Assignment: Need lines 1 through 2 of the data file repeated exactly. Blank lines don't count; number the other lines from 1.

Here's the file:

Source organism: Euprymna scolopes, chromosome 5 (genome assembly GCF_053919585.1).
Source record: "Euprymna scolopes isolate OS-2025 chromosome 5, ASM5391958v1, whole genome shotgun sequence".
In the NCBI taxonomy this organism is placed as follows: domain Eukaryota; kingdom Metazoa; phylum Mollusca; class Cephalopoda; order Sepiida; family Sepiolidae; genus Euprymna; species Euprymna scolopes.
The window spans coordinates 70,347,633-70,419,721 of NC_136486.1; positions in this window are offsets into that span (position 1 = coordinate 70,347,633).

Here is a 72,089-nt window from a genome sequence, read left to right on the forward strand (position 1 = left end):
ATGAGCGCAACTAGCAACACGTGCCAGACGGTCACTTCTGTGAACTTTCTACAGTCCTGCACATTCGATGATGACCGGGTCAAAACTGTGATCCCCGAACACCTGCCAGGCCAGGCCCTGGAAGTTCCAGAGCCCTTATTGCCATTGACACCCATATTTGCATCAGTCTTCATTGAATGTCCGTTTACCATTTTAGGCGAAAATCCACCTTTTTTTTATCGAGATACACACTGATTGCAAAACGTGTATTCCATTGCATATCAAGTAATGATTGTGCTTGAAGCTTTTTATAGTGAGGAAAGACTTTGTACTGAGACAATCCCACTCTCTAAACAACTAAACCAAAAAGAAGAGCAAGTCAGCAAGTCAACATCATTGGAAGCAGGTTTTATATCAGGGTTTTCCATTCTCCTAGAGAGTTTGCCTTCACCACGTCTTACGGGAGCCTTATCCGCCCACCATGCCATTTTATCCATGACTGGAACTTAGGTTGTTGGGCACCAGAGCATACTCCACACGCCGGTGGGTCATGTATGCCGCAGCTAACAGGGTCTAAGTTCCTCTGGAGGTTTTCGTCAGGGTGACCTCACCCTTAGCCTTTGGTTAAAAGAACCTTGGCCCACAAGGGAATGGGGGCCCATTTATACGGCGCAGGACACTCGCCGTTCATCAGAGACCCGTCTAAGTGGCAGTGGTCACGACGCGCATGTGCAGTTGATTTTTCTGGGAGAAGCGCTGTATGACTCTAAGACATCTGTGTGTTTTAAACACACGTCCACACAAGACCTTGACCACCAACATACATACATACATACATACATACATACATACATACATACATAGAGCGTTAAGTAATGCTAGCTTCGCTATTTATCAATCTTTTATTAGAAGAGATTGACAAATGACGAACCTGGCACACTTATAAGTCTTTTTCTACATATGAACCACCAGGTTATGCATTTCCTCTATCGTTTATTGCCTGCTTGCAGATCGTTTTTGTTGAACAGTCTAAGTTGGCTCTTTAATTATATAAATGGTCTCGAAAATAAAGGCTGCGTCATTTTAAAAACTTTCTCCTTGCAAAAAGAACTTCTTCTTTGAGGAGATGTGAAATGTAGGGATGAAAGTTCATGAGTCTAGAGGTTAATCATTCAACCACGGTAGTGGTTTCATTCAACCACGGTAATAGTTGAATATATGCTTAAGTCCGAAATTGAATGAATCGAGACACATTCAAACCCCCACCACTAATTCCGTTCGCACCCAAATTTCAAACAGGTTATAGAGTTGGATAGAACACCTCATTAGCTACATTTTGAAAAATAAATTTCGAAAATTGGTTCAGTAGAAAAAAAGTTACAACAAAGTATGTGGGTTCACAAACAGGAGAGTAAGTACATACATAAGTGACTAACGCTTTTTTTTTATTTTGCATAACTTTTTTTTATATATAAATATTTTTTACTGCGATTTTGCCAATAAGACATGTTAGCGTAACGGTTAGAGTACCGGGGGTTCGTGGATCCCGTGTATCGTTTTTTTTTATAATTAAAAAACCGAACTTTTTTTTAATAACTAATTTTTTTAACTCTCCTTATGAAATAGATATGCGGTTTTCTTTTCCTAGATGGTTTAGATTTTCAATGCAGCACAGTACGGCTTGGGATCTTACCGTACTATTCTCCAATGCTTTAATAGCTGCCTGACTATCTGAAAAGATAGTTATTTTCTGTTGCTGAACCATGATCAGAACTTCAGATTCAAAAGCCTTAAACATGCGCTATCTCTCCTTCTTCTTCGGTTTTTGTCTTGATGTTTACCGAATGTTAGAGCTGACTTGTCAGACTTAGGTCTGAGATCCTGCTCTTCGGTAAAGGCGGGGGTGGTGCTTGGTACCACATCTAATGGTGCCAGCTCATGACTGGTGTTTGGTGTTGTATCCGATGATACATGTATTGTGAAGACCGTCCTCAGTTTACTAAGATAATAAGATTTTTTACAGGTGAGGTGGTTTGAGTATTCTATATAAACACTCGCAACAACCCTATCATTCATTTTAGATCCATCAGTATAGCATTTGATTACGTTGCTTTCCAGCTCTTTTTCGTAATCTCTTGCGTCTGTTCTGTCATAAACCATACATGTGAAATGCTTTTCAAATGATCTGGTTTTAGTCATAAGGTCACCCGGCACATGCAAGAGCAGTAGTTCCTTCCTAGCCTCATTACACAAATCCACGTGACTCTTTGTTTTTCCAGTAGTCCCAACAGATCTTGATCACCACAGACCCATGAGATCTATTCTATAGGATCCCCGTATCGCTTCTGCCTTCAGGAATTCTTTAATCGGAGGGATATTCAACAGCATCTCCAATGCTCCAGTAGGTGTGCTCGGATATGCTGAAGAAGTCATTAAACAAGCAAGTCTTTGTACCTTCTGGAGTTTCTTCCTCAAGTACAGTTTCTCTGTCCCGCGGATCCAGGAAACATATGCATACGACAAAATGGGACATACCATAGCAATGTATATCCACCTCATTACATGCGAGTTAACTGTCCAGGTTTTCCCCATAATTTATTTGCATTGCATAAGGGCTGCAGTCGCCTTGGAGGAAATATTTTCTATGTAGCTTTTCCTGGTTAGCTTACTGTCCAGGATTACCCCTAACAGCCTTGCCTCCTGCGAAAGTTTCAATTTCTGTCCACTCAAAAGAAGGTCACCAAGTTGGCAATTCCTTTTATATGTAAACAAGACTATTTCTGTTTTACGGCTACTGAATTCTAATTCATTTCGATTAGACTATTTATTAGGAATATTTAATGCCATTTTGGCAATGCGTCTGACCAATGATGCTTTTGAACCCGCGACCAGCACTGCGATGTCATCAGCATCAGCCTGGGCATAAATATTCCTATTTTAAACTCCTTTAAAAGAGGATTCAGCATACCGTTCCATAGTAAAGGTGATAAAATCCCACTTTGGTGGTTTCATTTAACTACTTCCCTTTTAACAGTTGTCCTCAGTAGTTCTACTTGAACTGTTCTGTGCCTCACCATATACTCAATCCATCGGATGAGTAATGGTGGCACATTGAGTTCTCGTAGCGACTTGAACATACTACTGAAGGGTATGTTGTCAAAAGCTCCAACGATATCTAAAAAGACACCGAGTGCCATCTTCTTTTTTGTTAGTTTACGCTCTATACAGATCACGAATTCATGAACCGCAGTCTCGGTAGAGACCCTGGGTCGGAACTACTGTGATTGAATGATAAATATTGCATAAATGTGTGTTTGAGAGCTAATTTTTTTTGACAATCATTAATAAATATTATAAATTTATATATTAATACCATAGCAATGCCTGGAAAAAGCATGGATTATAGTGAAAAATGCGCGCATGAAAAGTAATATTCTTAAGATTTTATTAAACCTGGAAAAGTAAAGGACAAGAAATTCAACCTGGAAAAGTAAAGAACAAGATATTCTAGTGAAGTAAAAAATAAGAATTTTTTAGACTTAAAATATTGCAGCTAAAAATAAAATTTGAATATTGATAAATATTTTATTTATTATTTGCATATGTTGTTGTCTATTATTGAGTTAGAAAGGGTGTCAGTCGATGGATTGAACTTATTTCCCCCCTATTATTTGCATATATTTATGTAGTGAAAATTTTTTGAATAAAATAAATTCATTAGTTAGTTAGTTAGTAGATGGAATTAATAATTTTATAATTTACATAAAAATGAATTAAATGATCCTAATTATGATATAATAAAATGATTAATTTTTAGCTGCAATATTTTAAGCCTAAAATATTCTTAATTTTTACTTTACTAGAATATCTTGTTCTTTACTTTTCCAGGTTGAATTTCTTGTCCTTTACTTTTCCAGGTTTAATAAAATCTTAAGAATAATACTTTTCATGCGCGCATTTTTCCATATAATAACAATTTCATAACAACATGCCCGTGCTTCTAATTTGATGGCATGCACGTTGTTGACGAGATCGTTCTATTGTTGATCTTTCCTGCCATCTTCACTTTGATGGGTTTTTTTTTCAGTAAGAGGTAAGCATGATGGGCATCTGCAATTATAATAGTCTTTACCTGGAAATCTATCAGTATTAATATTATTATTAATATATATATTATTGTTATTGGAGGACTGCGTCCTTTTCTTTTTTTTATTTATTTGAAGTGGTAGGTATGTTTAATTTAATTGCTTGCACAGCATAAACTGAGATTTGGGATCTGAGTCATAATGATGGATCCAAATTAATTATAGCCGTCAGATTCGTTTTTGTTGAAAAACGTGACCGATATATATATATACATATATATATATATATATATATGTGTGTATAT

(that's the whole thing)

Source organism: Euprymna scolopes, chromosome 5 (genome assembly GCF_053919585.1).
Source record: "Euprymna scolopes isolate OS-2025 chromosome 5, ASM5391958v1, whole genome shotgun sequence".